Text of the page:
I guess the "indication that someone's made a mistake" that I'd be looking for would be a bit of hesitation while uttering the sentence. Personally I usually make some kind of overt comment about it because I really hate gapless relatives even when they're necessary. But you're right, most people probably don't do this.

    I think I have asked a few people about a gapless relative after they've used one, and some of them didn't feel that what they'd said was weird or ungrammatical. But that was a while ago, so now I'm inspired to do a bit more research.

    Usually Dainichi: I would say that both of those work, but are somewhat awkward. "Where" is often used to get around gapless relatives in English this days, but there are places where it works better than others. To my ear, yours is stretching it. But it certainly gets the job done.

    I think a grammatical, non-awkward phrasing that most accurately represents what Guiliani ended up saying is, "…a woman who's never produced anything more than…"

    This is similar to what Jerry Friedman posted in his first comment.

  20. J.W. Brewer said,

    October 4, 2016 @ 10:20 am

    Perhaps the safe practice to follow (if one wishes to avoid accusations of sexism in the context of a political campaign where the usual Gricean assumptions that everyone involved in a conversation is expected to try hard to give each other's often subtoptimal phrasing a charitable and reasonable construction are suspended) is: a) use wording referring to the detail that candidate A is female and candidate B is male only if saying something positive about candidate A or negative about candidate B; but b) when contrasting A unfavorably to B use ungendered words like "candidate" instead. To put the point more generally, lots of traditional forms of phrasing in English do tend to mention in passing the sex of the persons involved in the situation being described even when their sex is not directly salient to the point being made, but the objection that someone's sex is being mentioned when not salient is probably (for understandable historical reasons) substantially more likely to be raised when the unnecessarily-referred-to sex of the person the sentence depicts in a bad light is female.

  21. Rosie Redfield said,

    October 4, 2016 @ 11:31 am

    Both Giuliani and Trump appear to be trying to use the word 'woman' in every sentence that refers to Clinton. The really scary thing is that this is probably very effective.

  22. David Marjanović said,

    October 4, 2016 @ 7:08 pm

    I think they're not even trying: it's so salient to them that they can't help mentioning it all the time.

  23. Philip said,

    October 4, 2016 @ 7:38 pm

    Did anyone read my first comment?

  24. Tim Martin said,

    October 4, 2016 @ 7:42 pm

    You avoided the island! (^_^)b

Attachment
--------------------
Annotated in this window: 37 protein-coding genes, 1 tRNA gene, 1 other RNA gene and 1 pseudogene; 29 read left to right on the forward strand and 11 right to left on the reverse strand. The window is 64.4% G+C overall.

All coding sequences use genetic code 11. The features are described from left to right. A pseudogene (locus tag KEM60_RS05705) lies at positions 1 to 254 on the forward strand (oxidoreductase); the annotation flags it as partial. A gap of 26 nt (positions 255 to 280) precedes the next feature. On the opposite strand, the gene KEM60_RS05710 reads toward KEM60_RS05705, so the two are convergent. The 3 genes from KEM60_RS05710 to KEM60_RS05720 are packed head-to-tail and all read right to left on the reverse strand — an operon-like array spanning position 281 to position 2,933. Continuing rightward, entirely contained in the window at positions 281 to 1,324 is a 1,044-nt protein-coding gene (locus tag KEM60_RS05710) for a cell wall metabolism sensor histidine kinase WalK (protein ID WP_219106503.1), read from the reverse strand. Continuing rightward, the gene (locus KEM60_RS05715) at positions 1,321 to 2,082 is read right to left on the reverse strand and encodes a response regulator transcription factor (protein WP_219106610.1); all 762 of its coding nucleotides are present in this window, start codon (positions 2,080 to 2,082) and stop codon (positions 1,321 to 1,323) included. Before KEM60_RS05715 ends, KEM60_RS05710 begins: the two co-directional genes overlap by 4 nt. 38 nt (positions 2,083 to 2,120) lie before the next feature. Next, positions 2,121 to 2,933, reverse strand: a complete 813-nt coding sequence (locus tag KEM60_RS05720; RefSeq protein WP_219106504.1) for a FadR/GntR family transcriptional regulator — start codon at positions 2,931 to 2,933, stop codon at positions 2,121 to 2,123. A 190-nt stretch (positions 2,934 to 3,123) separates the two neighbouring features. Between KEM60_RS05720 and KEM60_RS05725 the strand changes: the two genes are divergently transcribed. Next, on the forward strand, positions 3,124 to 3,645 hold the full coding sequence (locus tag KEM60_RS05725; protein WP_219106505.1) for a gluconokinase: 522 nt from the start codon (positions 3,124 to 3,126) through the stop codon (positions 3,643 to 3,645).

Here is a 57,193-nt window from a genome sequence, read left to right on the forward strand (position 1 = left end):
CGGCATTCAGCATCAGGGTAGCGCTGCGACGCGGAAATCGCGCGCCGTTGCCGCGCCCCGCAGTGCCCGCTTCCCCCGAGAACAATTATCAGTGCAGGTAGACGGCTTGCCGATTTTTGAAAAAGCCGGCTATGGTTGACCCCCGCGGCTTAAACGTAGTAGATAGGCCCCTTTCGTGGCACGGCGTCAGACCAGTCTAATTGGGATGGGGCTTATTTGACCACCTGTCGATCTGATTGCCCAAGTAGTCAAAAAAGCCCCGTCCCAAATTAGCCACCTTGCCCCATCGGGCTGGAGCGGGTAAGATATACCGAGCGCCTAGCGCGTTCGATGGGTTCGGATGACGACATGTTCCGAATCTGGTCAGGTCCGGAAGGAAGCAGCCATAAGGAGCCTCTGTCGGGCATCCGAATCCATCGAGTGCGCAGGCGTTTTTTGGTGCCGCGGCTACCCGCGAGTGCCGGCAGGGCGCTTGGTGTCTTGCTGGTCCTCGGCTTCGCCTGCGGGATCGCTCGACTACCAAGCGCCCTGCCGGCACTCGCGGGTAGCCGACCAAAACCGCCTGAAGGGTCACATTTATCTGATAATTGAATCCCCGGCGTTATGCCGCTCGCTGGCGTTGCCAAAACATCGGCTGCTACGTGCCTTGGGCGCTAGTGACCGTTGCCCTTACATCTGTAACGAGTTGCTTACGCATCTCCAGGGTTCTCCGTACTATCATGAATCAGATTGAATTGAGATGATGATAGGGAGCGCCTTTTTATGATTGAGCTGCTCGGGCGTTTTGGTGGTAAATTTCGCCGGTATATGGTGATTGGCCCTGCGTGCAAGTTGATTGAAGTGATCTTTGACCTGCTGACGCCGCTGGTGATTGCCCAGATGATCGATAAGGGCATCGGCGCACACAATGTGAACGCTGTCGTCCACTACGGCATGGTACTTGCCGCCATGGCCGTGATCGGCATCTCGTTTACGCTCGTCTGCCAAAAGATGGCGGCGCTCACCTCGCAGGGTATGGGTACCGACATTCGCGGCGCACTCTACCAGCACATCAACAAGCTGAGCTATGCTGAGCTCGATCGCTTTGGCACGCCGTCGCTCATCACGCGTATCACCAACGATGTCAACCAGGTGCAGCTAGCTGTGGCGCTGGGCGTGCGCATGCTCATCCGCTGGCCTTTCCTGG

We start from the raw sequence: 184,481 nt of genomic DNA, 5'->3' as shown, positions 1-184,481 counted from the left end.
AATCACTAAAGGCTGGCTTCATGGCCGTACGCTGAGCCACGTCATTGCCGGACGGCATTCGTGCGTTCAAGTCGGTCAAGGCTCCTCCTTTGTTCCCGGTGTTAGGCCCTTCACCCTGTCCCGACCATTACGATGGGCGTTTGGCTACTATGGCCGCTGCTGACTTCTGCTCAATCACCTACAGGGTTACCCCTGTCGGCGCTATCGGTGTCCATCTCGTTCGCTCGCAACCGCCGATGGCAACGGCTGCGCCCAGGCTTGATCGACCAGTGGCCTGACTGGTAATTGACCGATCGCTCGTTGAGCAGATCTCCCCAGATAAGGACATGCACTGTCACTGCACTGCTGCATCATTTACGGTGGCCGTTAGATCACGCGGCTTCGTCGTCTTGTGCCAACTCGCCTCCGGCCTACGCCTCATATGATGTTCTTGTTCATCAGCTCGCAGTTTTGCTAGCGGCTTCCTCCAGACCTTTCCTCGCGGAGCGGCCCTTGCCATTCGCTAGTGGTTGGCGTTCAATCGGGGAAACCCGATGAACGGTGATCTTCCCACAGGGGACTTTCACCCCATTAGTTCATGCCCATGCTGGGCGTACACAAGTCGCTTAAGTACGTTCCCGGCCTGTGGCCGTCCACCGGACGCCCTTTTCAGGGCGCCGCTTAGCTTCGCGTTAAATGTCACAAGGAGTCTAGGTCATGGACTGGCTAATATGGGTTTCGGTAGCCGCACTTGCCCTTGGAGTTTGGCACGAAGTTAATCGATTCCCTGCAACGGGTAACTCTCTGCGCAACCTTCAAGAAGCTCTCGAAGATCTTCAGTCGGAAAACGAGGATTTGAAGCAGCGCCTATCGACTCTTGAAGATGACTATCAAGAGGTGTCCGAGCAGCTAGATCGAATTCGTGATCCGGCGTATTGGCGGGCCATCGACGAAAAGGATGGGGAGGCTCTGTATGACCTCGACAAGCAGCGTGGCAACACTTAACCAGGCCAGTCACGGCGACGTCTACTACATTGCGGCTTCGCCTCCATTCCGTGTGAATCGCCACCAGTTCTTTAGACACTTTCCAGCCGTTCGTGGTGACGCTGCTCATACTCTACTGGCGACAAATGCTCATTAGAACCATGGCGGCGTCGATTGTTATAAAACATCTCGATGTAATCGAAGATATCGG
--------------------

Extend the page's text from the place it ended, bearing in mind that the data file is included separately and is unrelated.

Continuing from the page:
25. tpr said,

    October 6, 2016 @ 5:39 am

    GeorgeW said:

    Okay, but it wasn't necessary to use genders 'man/woman' to begin with. He could have said a "a candidate who . . .," "someone who . . .,""a person who," etc.

    It also wouldn't be necessary to refer to them as candidates since we already know that about them, or even that they're people, since we already know that too. Whichever noun the speaker chose to refer to them, some unnecessary information had to come along for the ride.

    The use of 'man' and 'woman' over more general or more specific category descriptors probably has more to do with a cognitive bias towards basic level categories than any particular preoccupation with gender in most cases.

  26. ardj said,

    October 6, 2016 @ 11:33 am

    Relatively unused as I am to US accents, it is clear that the first part ends, starting at 'a', with a rising, i.e. questioning, intonation. If he had stopped at that point, there would be no doubt about the meaningless and sexist abuse. The second part, after another brief pause, sounds to me as if he was thinking how to add something – but not to rescue his grammar or even the original statement, but how to add something else abusive: and this desire to go on led him into the grammatical thicket (or carried him over onto the island, if you prefer).

    It may not even have been what he really wished to say, that can happen to any of us, but it is undoubtedly what he said.

    John Cowan seems to me wrong, both in interpreting the sentence and in what he would propose:

    a) Mark Liberman's suggestion for Cowan :"… a woman who the only thing she's ever produced is … " leaves the dangling "who" which never acquires a verb or anything else, merely making a vague gesture at relativizing the clause. To my English ears, at least, this is ungrammatical. Even trying desperate measures such as "from whom" doesn't work.

    b) Cowan's suggestion of a separate sentence presupposing parallel NPs PLUS a relative clause leaves me wondering what he has in mind.: " a man who … than a woman who has only ever produced a lot of work for the FBI …" is a perfectly possible formulation, but I cannot see what to put in a separate sentence., and why only one relative clause ? Unless Cowan will accept the misogyny and write (with two relative clauses):

    "Don't you think a man who has this kind of economic genius is a lot better for the United States than a woman? Don't you think a man (sc. any man) is better than a woman who has only ever produced a lot of work for the FBI checking out her emails?"

    No, what Giulani said was what he meant. Jerry Friedman's reformulations work, but the evidence of intonation is against them.

  27. Phil Ramsden said,

    October 7, 2016 @ 7:19 pm

    It's off the point, but: flak. From Fliegerabwehrkanone. No c.